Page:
Doing better recognizes the infinity of progress.

“Life is revealed as a place to contribute and we as contributors. Not because we have done a measurable amount of good, but because that is the story we tell.”—Roz and Ben Zander

A note about poor judgement

They say that “Good judgment comes from experience and experience comes from bad judgment.”

This is the wrong approach.

Instead, good judgment comes from experience and experience comes from learning from someone else’s bad judgment.

I don’t have to ride a car without a seatbelt to know it’s a bad idea.

Simply asking the question: What do people like us do? can help start on the right foot a lot quicker than flailing around onshore.

Symbols drive mass movements

I read about this guy who tried to cut the pride flag down off the Dominion Energy building here in downtown Salt Lake.

The question isn’t whether he supports the important issues surrounding LGBTQ. The question is, why did he let a flag drive him to do this?

Because symbols are powerful.

They get us to do things we would normally ever do—from storming the castle to cutting a pride flag in the center of town.

Symbols can mean a lot of things: people, places, objects…the point is, symbols are everywhere. Because it is so saturated it can sometimes be difficult to see that one is standing in the middle of a revolution.

As Eric Hoffer has so brilliantly pointed out, mass movements begin with a widespread desire for change from the discontented people. Discontented people who place their locus of control outside their power and who also have no confidence in the existing culture.

All discontented people need is a symbol to spark a fire and make change happen.

Imposter syndrome

Eventually, you push through the dip.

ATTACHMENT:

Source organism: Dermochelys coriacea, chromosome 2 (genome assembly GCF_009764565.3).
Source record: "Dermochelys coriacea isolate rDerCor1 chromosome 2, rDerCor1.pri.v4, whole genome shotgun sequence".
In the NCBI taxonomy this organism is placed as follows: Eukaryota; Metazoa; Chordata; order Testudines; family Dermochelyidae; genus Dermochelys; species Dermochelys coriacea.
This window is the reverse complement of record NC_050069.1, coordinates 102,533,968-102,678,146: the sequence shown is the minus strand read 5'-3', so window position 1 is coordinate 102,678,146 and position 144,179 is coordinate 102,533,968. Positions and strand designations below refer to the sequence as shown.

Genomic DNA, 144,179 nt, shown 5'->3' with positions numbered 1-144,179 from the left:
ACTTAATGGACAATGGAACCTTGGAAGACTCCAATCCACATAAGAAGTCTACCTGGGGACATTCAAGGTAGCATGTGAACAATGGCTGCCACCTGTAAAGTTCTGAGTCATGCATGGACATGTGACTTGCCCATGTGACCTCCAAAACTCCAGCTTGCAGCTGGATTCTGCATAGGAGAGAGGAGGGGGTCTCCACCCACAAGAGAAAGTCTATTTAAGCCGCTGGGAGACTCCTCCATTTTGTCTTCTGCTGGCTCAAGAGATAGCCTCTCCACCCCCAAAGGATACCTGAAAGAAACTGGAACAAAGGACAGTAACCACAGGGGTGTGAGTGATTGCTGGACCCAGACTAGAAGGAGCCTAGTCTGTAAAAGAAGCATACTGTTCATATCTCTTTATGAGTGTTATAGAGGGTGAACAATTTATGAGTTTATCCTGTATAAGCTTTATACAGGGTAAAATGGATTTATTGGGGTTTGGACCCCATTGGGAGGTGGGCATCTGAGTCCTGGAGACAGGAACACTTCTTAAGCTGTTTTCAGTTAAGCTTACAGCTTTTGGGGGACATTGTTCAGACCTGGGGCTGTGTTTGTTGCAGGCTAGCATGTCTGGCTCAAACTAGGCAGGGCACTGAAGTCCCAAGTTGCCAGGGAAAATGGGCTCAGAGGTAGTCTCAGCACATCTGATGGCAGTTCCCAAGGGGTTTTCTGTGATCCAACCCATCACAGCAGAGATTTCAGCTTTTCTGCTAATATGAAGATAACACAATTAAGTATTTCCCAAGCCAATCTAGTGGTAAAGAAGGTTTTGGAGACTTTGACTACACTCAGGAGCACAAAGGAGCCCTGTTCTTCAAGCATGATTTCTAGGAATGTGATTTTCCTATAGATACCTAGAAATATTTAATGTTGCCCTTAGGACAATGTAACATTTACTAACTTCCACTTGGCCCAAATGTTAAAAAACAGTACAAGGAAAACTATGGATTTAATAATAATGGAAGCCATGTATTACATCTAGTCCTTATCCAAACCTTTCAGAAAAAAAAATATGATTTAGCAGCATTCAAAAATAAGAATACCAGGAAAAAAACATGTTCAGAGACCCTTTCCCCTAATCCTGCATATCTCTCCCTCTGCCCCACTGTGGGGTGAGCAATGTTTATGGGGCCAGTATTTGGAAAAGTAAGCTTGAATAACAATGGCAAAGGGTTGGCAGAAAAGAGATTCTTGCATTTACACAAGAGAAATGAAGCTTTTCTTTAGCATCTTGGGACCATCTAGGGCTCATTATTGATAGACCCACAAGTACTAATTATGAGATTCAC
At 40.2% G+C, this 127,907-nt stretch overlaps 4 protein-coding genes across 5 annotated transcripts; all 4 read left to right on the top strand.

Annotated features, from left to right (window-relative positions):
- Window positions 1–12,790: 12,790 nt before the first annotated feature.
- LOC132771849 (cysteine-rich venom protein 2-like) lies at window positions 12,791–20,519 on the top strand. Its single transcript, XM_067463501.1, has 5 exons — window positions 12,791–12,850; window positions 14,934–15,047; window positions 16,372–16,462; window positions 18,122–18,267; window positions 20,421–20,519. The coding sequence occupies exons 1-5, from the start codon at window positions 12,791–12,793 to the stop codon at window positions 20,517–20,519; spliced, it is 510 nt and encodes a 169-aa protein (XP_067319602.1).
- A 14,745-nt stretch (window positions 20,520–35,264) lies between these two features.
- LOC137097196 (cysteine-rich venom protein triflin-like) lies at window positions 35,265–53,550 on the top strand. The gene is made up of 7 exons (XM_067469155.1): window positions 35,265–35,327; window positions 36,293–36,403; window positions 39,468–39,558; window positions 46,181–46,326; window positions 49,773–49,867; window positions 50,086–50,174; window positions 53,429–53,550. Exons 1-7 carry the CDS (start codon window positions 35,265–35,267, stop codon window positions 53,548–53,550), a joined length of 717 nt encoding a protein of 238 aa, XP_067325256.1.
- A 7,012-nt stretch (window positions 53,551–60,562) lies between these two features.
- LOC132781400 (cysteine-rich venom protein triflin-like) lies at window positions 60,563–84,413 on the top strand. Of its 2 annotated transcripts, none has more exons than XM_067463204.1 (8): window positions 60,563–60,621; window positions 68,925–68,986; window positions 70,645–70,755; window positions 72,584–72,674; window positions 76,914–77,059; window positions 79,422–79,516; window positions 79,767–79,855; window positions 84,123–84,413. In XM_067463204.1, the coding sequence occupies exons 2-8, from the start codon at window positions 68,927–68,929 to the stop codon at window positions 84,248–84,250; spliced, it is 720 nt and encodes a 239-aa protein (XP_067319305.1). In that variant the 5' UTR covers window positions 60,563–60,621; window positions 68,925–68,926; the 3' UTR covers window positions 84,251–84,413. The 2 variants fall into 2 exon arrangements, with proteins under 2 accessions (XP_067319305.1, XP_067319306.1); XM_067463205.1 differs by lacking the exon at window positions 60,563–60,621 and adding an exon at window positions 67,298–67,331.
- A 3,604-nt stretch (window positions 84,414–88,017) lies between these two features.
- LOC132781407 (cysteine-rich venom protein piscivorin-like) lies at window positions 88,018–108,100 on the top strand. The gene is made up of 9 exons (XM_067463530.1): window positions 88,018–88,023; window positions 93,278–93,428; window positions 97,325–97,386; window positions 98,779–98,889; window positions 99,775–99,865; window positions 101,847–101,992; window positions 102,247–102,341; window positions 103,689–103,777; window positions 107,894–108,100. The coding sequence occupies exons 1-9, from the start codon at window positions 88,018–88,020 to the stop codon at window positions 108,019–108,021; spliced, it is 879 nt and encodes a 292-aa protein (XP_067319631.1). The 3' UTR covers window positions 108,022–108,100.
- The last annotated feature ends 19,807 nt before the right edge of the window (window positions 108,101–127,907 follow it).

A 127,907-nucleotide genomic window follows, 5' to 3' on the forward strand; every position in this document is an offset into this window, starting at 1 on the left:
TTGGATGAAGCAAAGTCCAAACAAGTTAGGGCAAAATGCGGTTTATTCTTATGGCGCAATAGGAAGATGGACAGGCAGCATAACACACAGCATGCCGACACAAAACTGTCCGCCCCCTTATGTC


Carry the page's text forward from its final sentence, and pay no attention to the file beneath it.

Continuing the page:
Eventually, you are producing work that matters to people.

But as any surgeon will tell you, eventually someone is paying you to cut open their chest and little do they know that they couldn’t find their keys this morning.

This is imposture syndrome. The idea that the fraud police are coming to get you. That you’ll be discovered for who you really are.

A fake.

The thing is, you are never going to be good enough. You are never going to show up to do great work when you are perfectly ready.

My advice: Ship the work. Make it better. Resist the temptation to polish.

Part of the job is to step up on stage and perform. The best you can with the best you got.

The titled are powerful

The other players must accept this outcome as per the arena in which the title was one.

So when the boss tells his staff to come in on Saturday, he’s exercising his title.

And when the teacher says, “Because I said so” he’s showing his status.

Another word for title is label.

Labels are important to understand because…

Because they are a human invention.

When we label someone, we begin to reassess who they are. Subsequently, we put them in a box. Once someone is in a box, it is difficult to hear what they got to say.

Democrat. Republican. Liberal. Conservative. Gay. Straight. Affluent. Poor. Majority. Minority. Good. Evil.

See the problem? When we draw a line down the sand and ask people to choose, to sort themselves into one or another, we have created a culture of Us vs. Them.

By simply recognizing that these labels are all invented, we can draw bigger boxes.

One that includes all of us.

Humans. People. As one.

We are all in this together.